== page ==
Tales from Houghton Street: John Hills
- John Hills
- Clara Cook
- Relationship to LSE
- 1986-present. 1997-present Director, Centre for the Analysis of Social Exclusion (CASE), 2015-present Co-director, International Inequalities Institute; Richard Titmuss Professor of Social Policy
- Academic life at LSE; Teaching at LSE; Research at LSE; LSE in the 1980s; LSE in the 1990s; LSE in the 2000s; Campus; Notable people
Track 1 [35:39] [Session one: 17 July 2015] John Hills (JH). 1986- present. 1997-present Director, Centre for the Analysis of Social Exclusion (CASE), 2015-present Co-director, International Inequalities Institute; Richard Titmuss Professor of Social Policy. JH joined LSE February 1986, He was recruited in 1984 for the Welfare State Programme established by Professor Tony Atkinson and based in STICERD. The group later combined with other groups to form CASE. [00:27] JH remembers LSE as a crowded campus but describes being based on the top floor of Lionel Robbins Buildings with a spacious office. [1:53] Notes that LSE is often described as being formed of separate units but STICERD was congenial and supportive. Welfare State Programme was funded by SUNTORY. Describes being in STICERD where wide ranging research was undertaken. [2:57] JH describes development of teaching in Social Policy Department initially doing class teaching on Professor Anne Power’s housing course. [4:45] Marriage to Professor Anne Power. [5:10] JH describes closer links with Social Policy Department and the department’s 75th and 100th anniversaries. [5:25] Describes changes to LSE campus and accommodation for STICERD and CASE. Includes redevelopment of the Lionel Robbins Building in 1999-2000 and temporary accommodation former Patent Office off Chancery Lane. [6:56] Notes that initial bids for accommodation stressed proximity to Library to access statistics, now all available online. [8:12]]. CASE moved to 32 Lincoln’s Inn Fields and retained links with the Economics Department. [9:22] LSE students are very stimulating to teach. Most of JH’s teaching is at post graduate level. Describes development from vocational UK focussed teaching to generic programmes applicable to all students. Also taught on the MSc in Social Research Methods and the MSc in Social Policy (Research). [11:45] Recalls recruitment to work at LSE on the Welfare State Programme with Tony Atkinson. He was interviewed with Julian Le Grand. [15:56] JH describes working with Nick Stern, Mervyn King (who taught JH in Birmingham) and Tony Atkinson recruited by Michio Morishima for the Taxation, Incentives and Distribution of Income programme [TIDI]. [18:44] Working on a conference on social security in the developing world with Amartya Sen. [20:08]. The establishment of CASE in 1996-1997 and obtaining 10 years funding allowed JH to working with Julian Le Grand, Carol Propper, Simon Burgess from Bristol, demographers Kathleen Kiernan and John Hopcroft alongside Anne Power’s team working on low income neighbourhoods. [20:52] Forming the International Inequalities Institute to encourage collaborative cross disciplinary research. [20:35] The Director’s strategic review placed inequality at the top of the list of issues that LSE should be addressing. [24:25] Institute was agreed in May 2015 establishing an MSc in Inequality and Social Science from September 2015 and recruiting Leverhulme Trust funded Phd students. [26:40] JH comments on the practicality of LSE’s research and discusses the legacy of Richard Titmuss, Brian Abel-Smith and Peter Townsend and the very early Ratan Tata funding for social policy work. [29:32] LSE is not only about understanding the causes of things but also contributing to the betterment of society - an aim recognisable to LSE’s founders. [30:56] Recalls first view of the internet in the late 1980s or early 1990s when two American economists did an early demonstration explaining its use for international working. In 1997 CASE established a website - now have a million downloads of documents a year. [33:00]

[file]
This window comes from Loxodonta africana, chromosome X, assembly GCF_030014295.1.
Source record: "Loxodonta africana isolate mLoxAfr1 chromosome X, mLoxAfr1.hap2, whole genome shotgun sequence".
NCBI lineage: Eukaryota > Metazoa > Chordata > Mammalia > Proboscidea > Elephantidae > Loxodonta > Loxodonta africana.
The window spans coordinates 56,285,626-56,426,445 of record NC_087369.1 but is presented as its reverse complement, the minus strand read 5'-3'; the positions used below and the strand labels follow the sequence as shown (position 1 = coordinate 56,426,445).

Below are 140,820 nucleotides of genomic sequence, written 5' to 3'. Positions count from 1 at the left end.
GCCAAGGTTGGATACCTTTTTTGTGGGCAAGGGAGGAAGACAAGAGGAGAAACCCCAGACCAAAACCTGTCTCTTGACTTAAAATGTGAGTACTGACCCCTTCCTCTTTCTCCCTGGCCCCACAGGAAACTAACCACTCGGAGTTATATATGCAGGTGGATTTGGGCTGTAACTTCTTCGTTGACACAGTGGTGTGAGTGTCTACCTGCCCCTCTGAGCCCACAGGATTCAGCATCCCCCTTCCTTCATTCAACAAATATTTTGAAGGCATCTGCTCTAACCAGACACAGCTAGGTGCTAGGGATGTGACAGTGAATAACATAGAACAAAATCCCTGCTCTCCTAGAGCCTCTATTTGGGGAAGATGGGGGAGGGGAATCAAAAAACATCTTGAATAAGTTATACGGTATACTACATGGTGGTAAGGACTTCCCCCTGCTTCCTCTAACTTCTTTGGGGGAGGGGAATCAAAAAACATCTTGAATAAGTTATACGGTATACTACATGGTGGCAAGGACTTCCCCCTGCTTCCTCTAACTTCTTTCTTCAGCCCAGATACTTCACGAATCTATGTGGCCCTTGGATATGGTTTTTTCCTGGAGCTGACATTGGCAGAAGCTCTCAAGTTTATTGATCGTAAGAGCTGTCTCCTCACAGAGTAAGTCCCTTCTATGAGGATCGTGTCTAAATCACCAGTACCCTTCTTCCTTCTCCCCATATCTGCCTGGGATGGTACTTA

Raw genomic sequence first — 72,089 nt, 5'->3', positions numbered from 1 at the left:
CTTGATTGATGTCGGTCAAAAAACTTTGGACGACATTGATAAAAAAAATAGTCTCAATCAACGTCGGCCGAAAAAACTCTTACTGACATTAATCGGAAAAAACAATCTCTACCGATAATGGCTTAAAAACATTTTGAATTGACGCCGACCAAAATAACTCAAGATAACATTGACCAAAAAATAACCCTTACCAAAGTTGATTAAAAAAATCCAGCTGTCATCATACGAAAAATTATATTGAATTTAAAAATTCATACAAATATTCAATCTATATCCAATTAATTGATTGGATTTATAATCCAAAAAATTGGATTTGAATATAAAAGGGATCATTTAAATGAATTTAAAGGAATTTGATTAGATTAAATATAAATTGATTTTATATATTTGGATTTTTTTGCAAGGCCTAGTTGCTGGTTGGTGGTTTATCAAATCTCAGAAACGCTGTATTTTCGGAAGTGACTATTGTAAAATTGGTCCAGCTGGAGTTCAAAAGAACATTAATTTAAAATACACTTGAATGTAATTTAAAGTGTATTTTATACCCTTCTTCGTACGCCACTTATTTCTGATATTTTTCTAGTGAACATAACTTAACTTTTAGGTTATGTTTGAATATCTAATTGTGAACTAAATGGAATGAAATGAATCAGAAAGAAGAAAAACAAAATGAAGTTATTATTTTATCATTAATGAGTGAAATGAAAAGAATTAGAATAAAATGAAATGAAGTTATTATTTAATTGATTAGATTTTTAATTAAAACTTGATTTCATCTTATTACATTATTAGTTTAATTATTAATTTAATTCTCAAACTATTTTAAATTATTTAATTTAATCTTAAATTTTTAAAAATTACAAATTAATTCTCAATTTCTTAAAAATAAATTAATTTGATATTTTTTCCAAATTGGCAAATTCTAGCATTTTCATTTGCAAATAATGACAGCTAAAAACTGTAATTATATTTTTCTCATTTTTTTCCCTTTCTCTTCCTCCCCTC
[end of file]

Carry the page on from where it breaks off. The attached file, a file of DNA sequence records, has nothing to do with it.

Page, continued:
This item is licensed under a Creative Commons Attribution-NonCommercial-ShareAlike (CC BY-NC-SA 3.0) license.
This license lets you remix, tweak, and build upon this work non-commercially, as long as you credit us and license your new creations under identical terms.